• Ute Harms
  • Michael Reiss
Evolution is widely seen as the central, key, unifying framework of biology. Yet many school-aged students and adults understand relatively little of the theory of evolution, for a whole range of reasons ranging from the cognitive difficulty of some of the central concepts to rejection of certain key ideas, whether consciously or unconsciously. Prior to this volume, there have been surprisingly few studies of research-based interventions that attempt to use existing knowledge to propose new pedagogies to try to teach evolution to learners more successfully, whether in schools or elsewhere. Successful learning here might be understood as cognitive gains about evolution, as acceptance of evolution or as an increased desire to continue to learn about it. In this chapter, we review the existing field of evolution education, discussing the reasons why such understanding is limited, whether for cognitive, socio-cultural or affective reasons (Jones & Reiss in Teaching about scientific origins: Taking account of creationism. Peter Lang, New York, 2007; Rosengren et al. in Evolution challenges integrating research and practice in teaching and learning about evolution. Oxford University Press, Oxford, 2012; Kampourakis in Understanding evolution. Cambridge University Press, Cambridge, 2014; Tracy, Hart and Martens in PLoS ONE, 6(3): e17349, 2011; Newall in School Science Review, 99(3670): 61–66, 2017).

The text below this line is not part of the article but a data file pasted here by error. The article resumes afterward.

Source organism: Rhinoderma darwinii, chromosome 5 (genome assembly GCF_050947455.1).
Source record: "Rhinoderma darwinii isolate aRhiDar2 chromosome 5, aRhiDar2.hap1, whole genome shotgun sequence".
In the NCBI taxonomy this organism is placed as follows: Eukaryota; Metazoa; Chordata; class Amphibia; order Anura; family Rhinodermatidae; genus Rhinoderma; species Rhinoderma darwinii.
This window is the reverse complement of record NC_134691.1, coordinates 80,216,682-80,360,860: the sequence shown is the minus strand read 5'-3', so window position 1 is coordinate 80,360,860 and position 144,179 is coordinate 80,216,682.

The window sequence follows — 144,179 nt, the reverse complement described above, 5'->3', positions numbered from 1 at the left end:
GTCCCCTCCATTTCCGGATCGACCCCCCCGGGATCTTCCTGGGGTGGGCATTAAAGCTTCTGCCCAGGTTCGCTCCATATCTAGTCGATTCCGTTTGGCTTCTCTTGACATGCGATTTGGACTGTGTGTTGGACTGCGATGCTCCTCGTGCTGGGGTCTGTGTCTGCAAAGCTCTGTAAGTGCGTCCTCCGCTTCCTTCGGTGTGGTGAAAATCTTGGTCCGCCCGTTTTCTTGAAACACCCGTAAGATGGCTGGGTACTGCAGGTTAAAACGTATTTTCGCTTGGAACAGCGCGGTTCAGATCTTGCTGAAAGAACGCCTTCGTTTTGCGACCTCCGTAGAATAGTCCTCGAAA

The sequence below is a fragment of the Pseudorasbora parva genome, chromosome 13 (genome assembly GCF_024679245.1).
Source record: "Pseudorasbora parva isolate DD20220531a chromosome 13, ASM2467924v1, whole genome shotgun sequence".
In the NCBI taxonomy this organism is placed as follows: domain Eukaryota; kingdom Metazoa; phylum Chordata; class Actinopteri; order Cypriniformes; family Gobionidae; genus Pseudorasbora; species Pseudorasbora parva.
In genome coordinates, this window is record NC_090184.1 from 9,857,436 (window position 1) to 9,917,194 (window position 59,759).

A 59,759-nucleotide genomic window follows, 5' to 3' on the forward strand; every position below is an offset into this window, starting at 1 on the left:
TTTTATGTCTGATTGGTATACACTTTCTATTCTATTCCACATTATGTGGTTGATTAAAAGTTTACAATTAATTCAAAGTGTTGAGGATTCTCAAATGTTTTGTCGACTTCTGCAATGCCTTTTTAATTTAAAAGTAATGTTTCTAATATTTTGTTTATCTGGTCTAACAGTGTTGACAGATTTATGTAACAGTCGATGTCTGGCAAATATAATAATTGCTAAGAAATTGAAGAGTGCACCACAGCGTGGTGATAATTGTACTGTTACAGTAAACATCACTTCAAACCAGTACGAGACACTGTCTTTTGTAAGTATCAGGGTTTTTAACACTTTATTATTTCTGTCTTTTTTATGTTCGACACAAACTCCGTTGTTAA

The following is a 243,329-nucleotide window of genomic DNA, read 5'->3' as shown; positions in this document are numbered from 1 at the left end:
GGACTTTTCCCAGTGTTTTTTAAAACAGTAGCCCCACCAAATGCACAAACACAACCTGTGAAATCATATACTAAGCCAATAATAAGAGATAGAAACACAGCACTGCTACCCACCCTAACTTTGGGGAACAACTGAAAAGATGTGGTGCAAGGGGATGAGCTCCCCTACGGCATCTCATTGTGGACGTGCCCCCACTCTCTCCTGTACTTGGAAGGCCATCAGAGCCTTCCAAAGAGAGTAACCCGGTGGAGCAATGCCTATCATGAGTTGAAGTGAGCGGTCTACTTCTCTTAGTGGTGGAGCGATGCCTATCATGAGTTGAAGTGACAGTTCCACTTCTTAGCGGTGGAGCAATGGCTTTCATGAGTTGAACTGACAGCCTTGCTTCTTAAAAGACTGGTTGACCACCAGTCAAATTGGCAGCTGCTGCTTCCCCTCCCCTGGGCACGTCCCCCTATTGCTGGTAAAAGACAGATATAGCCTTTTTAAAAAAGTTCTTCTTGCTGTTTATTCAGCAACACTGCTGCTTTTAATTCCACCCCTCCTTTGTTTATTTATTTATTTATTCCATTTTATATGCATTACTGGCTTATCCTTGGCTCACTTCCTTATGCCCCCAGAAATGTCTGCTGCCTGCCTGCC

Original languageEnglish
Title of host publicationEvolution education re-considered : Understanding what works
EditorsUte Harms, Michael J Reiss
Number of pages19
Place of PublicationCham
PublisherSpringer International
Publication date29.07.2019
Pages1-19
ISBN (Print)978-3-030-14697-9
ISBN (Electronic)978-3-030-14698-6
DOIs
Publication statusPublished - 29.07.2019

    Research areas

  • Evolution education, Science education research, Biology education

ID: 1004953